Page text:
The stamp for original Hunt bar now serves as a paperweight in Jack Hunt Coin Broker’s offices.

The first was produced at a manufacturing facility Jack Hunt setup in Upstate New York. The second was produced by Leach Garner in Toronto, Ontario, Canada (just a 90 minute drive north of Jack Hunt’s home office in Kenmore, NY).  Peter Sherlock, Jack Hunt’s former VP of Precious Metals Trading, recalled when Jack Hunt first started production of Hunt bars.

“The fact that the bar said ‘Hunt’ on them didn’t mean anything. There was a shortage of generic silver bars at the time and the Hunt bars were produced in response to the shortage. Eventually the silver market caught up and it was no longer profitable for Jack Hunt to produce its own bars.”

100-oz-Hunt-Silver-Bar

The original 100 oz Hunt bar. Rare but not a collector’s item.

The Original Hunt Bar

Weight: 100 Troy oz.
Fineness: .999+
Dimensions: 155 x 78 x 28 mm
Number Manufactured: Approximately 5000
Manufacturer: Jack Hunt Coin Broker 1981-1982

Hunt-100-oz-Silver-Bar

Hunt Bar Version 2. Also rare and not a collectors item.

Second Version of Hunt Bar

Weight: 100 Troy ozs.
Fineness: .999
Dimensions: 160 x 80 x 25 mm
Number Manufactured: Approximately 5000
Manufacturer: Leach Garner 1982-1983

Hunt to Hunt

On a side note, Jack Hunt was once in contact with Nelson Bunker Hunt. In 1981 they corresponded regarding the sale of US90%. Nothing resulted from their communication but it was a great source of pride the Nelson personally responded to Jack’s inquiry.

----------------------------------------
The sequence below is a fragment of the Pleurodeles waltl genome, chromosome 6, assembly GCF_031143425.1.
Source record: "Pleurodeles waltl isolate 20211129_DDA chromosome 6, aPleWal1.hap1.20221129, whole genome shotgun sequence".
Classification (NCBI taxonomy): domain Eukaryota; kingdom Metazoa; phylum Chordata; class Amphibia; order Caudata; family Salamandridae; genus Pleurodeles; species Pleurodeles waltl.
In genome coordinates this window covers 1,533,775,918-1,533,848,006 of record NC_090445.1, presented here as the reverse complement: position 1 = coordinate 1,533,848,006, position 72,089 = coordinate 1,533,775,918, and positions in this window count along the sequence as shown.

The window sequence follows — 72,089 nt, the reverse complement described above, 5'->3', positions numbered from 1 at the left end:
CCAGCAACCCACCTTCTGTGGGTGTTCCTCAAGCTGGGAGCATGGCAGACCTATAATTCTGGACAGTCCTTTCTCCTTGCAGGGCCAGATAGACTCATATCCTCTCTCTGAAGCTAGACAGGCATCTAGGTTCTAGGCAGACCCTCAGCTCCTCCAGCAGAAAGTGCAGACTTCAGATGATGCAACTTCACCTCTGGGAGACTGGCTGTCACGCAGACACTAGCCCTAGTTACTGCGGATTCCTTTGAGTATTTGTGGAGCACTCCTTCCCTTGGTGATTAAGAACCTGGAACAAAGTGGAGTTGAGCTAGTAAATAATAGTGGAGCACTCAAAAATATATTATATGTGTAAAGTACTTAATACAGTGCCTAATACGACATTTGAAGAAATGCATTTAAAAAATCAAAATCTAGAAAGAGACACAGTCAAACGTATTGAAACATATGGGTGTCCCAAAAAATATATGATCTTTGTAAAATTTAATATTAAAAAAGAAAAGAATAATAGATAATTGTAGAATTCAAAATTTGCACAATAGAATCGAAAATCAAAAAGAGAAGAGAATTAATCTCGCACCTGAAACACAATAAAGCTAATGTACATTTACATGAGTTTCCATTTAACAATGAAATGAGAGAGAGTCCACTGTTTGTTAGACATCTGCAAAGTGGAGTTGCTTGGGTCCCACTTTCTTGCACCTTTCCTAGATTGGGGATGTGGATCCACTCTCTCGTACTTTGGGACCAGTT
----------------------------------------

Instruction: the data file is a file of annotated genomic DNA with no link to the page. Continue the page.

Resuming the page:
Nelson-Bunker-Hunt-Letter

Hunt to Hunt letter dated August 5th, 1981.

Where are they now?

On rare occasion a retail customer returns to sell Hunt bars they originally purchased over 30 years ago. To those customers who still hold their original purchase receipt, we continue to honor the 97% of spot buy back guarantee they were offered at time of purchase. Yet we believe have overwhelming majority of the Hunt bars have since been melted or are buried treasure for future generations to find.

 

Now Available 2016 U.S. Silver Eagles


Silver In The Long Term…Is It Time To Buy?

 

The most frequent question asked of us here at JHCB by the public goes something like this? ?What?s a better buy, silver or gold?? Our simplistic answer is a polite ?We don?t really know?, or a similar non-committal response usually followed up with our question for you? ?Why are you buying precious metals?? We?ve found over the years that our precious metals customers can be separated into two categories. The first group are those looking to make a long term profit buying low and hopefully selling high several years down the road. Our second category of buyers want tangible metals to act as an ?insurance policy? against weakening paper based assets.

This article will focus on why many believe silver is the most attractive precious metal to our clients from the first group I mentioned, those whose focus is solely on profit.

There are several reasons why many believe silver has more profit potential than gold: